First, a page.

Roger Federer in Davis Cup fitness battle
Switzerland's hopes of a first ever Davis Cup win lay in the balance on Monday as the team awaited word on just how badly Roger Federer had injured his back ahead of this week's final against France in Lille
Paris: Switzerland's hopes of a first ever Davis Cup win lay in the balance on Monday as the team awaited word on just how badly Roger Federer had injured his back ahead of this week's final against France in Lille.
The 17-time Grand Slam winner shocked thousands of fans and his opponent Novak Djokovic in London Sunday evening when he withdrew from the final of the season-ending World Tour Championship saying he was not match fit.
Ironically the player who helped inflict the back injury on the Swiss great was none other than Davis Cup teammate and close friend Stan Wawrinka. The two played a thrilling, but punishing semi-final on Saturday evening which Federer, 33, won in three gruelling sets, saving four match points along the way.
Later in an on-court interview he told a hushed crowd that he had tried everything to be able to play in the prestigious tournament. "I tried everything I could last night and today -- painkillers, rest -- until the very end, but I can't compete at this level with Novak. "In a final like this and at my age, it would be too risky. I hope you understand." What was not clear, however, was just how badly injured he is.
Federer has a history of back pain, but until last weekend he had been injury-free throughout a season in which he has played some superb tennis despite failing to add to his Grand Slam title haul. He is hoping that the back spasms he felt will clear over the next couple of days, allowing him to be able to begin adapting to the indoor claycourt that France as hosts have chosen for the final.
There was some astonishment in the French press over how hard Federer and Wawrinka had gone at it in London, knowing that the Davis Cup final was only a few days away. Australian Open winner Wawrinka admitted that he could suffer psychologically and physically from the heart-breaking loss and there were unconfirmed reports of some friction between the two after the match.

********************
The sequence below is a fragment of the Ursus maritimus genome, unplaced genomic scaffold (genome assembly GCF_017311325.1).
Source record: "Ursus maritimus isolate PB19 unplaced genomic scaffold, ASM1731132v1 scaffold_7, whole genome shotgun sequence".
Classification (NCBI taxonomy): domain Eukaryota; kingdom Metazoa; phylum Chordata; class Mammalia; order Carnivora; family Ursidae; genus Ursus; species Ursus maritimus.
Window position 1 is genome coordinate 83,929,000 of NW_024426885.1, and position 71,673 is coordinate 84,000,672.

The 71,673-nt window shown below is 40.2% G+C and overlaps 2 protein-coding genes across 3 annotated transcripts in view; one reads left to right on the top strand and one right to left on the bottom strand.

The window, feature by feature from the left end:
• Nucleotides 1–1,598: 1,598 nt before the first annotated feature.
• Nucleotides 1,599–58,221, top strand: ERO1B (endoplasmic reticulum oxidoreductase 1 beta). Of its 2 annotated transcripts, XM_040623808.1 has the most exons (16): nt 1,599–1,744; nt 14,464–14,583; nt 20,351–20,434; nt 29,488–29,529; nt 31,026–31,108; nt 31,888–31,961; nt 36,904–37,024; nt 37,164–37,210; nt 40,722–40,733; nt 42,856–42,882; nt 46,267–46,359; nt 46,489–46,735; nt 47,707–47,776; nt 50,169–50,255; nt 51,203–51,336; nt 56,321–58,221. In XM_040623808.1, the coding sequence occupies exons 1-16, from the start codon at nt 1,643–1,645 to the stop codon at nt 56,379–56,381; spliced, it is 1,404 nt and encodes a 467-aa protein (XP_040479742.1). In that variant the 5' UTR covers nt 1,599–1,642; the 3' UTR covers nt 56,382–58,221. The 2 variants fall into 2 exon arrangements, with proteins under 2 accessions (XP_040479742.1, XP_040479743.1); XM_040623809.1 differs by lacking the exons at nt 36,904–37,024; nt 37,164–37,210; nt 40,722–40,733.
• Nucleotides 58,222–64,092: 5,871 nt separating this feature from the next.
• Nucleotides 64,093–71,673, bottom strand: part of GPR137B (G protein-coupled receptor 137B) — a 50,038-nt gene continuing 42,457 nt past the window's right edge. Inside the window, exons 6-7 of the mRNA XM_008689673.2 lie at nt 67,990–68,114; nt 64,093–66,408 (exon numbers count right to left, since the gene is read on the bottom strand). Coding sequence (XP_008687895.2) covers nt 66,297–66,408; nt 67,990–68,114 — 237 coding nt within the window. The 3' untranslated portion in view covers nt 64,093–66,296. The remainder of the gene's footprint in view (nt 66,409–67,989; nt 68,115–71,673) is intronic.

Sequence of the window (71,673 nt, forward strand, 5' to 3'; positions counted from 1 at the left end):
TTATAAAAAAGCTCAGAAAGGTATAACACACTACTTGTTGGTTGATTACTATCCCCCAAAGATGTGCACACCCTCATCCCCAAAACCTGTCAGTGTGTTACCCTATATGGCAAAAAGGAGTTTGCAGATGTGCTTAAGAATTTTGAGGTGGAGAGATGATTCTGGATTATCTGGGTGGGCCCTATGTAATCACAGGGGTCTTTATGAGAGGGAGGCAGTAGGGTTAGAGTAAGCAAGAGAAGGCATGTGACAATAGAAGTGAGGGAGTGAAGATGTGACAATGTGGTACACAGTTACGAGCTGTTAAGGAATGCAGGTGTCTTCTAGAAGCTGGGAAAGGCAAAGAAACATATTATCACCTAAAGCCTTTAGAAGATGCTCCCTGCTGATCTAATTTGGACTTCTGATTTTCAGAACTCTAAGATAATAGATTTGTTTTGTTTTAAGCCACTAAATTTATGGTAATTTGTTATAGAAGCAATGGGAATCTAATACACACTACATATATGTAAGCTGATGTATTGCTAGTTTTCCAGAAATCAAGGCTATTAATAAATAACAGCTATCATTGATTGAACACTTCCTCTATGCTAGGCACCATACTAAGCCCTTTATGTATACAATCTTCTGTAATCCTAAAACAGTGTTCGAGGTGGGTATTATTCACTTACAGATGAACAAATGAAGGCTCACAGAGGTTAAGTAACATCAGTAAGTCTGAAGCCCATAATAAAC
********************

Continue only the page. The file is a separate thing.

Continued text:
Swiss press reports said that Wawrinka had been irked by someone sitting in Federer's box with suggestions it could have been his wife Mirka. Former great and now television commentator John McEnroe, meanwhile, spoke of the two Swiss players having a long and tense discussion in the locker-room afterwards. Whatever the truth was there, a Federer withdrawal from the Lille contest would be a huge and potentially lethal body blow to Swiss hopes.
Wawrinka at fourth is comfortably ranked above all the French players, but after him the fall off in the Swiss team is steep with Marco Chiudinelli 212th and Michael Lammer 508th. In stark contrast it was all plain sailing for the French who are seeking a 10th Davis Cup title in all and a first since 2001.
Captain Arnaud Clement cloistered his team of Jo-Wilfried Tsonga, Gael Monfils, Richard Gasquet and reserve Gilles Simon in Bordeaux where they honed their claycourt skills away from prying eyes. Doubles specialist Julien Benneteau, who was playing in the doubles in London, was to link up with them in Lille. Coach Lionel Roux said the team would not be distracted by the doubts surrounding Federer's participation.
"I don't think Roger's injury is too serious," he said. "If he really can't play in the Davis Cup it would be very sad. But in my view it was just preventative. "Looking at the TV footage of his semi-final I saw no signs of him being badly injured. He was struggling a bit only because it had been such a tough match.
"All the players are carrying injuries by the end of the season and we know that Roger has had problems with his back before. "But he is a real pro and he simply weighed up the pros and the cons and decided against playing the final."
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